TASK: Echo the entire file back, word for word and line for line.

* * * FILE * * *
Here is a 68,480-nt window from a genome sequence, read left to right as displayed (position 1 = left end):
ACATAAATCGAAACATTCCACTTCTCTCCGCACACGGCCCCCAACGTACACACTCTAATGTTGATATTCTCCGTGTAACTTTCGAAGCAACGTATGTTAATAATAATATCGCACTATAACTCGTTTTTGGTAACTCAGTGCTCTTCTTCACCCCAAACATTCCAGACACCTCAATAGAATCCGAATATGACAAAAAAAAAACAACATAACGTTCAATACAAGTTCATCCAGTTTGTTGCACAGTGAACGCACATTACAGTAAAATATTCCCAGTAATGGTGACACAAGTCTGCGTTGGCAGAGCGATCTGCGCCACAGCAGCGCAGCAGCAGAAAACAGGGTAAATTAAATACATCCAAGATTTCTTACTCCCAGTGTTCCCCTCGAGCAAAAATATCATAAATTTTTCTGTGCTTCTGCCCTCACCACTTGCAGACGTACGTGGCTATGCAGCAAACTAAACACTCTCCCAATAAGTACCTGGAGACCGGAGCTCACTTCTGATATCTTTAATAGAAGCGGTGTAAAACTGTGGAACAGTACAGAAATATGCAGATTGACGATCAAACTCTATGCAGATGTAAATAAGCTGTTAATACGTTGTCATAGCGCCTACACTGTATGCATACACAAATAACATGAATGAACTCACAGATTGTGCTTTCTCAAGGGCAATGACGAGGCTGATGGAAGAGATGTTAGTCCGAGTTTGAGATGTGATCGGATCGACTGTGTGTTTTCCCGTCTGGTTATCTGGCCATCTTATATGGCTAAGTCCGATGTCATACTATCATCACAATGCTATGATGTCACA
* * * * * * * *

Here is a 68,480-nt window from a genome sequence, read left to right as displayed (position 1 = left end):
ACATAAATCGAAACATTCCACTTCTCTCCGCACACGGCCCCCAACGTACACACTCTAATGTTGATATTCTCCGTGTAACTTTCGAAGCAACGTATGTTAATAATAATATCGCACTATAACTCGTTTTTGGTAACTCAGTGCTCTTCTTCACCCCAAACATTCCAGACACCTCAATAGAATCCGAATATGACAAAAAAAAAACAACATAACGTTCAATACAAGTTCATCCAGTTTGTTGCACAGTGAACGCACATTACAGTAAAATATTCCCAGTAATGGTGACACAAGTCTGCGTTGGCAGAGCGATCTGCGCCACAGCAGCGCAGCAGCAGAAAACAGGGTAAATTAAATACATCCAAGATTTCTTACTCCCAGTGTTCCCCTCGAGCAAAAATATCATAAATTTTTCTGTGCTTCTGCCCTCACCACTTGCAGACGTACGTGGCTATGCAGCAAACTAAACACTCTCCCAATAAGTACCTGGAGACCGGAGCTCACTTCTGATATCTTTAATAGAAGCGGTGTAAAACTGTGGAACAGTACAGAAATATGCAGATTGACGATCAAACTCTATGCAGATGTAAATAAGCTGTTAATACGTTGTCATAGCGCCTACACTGTATGCATACACAAATAACATGAATGAACTCACAGATTGTGCTTTCTCAAGGGCAATGACGAGGCTGATGGAAGAGATGTTAGTCCGAGTTTGAGATGTGATCGGATCGACTGTGTGTTTTCCCGTCTGGTTATCTGGCCATCTTATATGGCTAAGTCCGATGTCATACTATCATCACAATGCTATGATGTCACA